Randal Collier-Ford – Promethean

Cryo Chamber as a label has a very particular brand, of a type that sometimes almost supersedes the relevance of the individual artists it releases. Not to complicate things all too much, whenever this label makes a new release, at least this reviewer sometimes thinks “great, a new Cryo Chamber album” just as much as “great, a new [insert artist here] album”. If this could be viewed as a problem, it is obviously also a great advantage for the label as such – publishers of physical records rely at least somewhat on collecting these days, and it is not hard to imagine a rather solid base of Cryo Chamber completionists. Furthermore, it is equally clear that the work of Simon et al often elevates the artists at least a notch; while virtually every project signed to this Oregonian Valhalla of dark ambient has plenty of innate quality, the characteristic layouts, the quality mastering and other such typical Cryo Chamber additions are bound to add a couple of dimensions to the end product.

Randal Collier-Ford may sound like an academic whose name appears numerous times in the references of a book part of the required reading for your Sociology 101 class, but is in fact a dark ambient artist. And a damn fine one at that. Promethean explores various corners of the ambience of duskiness, while retaining the genre’s basic atmosphere throughout. Hence, we can enjoy an opener consisting of walking around field recordings, dark and guttural voices, drones, and a quite cool bass line (“The breach”), a largely piano based piece sounding a whole lot like the score of some arty-yet-dark movie (“Flesh Reconstitution”) and a very traditional drone/rumble based dark ambient track (“And Hell Followed”) – all on the same album.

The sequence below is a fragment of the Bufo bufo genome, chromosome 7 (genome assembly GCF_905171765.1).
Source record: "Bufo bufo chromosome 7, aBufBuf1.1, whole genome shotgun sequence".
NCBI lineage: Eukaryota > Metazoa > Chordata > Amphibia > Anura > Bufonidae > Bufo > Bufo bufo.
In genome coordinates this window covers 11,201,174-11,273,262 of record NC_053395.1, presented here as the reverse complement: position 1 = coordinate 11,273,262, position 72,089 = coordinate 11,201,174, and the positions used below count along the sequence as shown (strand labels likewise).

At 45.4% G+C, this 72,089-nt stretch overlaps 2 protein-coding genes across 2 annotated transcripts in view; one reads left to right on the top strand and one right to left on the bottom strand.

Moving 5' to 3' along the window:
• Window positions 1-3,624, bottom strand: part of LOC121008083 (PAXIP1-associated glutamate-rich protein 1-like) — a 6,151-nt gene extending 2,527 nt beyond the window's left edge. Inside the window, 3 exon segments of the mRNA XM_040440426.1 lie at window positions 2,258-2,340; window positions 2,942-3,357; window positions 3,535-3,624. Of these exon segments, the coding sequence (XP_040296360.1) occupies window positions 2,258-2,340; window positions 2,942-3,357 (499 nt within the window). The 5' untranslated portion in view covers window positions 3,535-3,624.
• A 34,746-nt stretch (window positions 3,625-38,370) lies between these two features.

Randal Collier-Ford pushes the limits of the genre at times – closing track “Rebirth Through Fire” has a regular beat, for Christ’s sake! – but the album has a great sense of continuity and coherence anyway. The mood is not despairing or miserable, but there is also very few of the more major oriented, dreamy passages that many dark ambient artists (especially on Cryo Chamber) often dare to experiment with. The adjective of choice to encompass as much as possible here would be somber. Somber and serious. Two of the tracks are collaborations – “Apotheosis” features Northumbria, “Reverence of Wounds” features Simon Heath himself. Both stick out somewhat from the other tracks, with the Heath collaboration featuring one of the rare instances of “lighter” ambient – but they complement rather than disrupt the overarching tone of the album.

Promethean is a great piece of ambient – ominous in its softness, relaxing in its ominousness. A few candles, a few beers and some Jaloviina, and you’re all set for a temporary glimpse of something better than this life. Substance abuse and escapism are often seen as expressing various forms of social maladaptation (Collier-Ford, 1965), but we’re all about the maladaptation here at Archaic Triad. The album is released on August the 8th, and is as usual already available for pre-order from Cryo Chamber.

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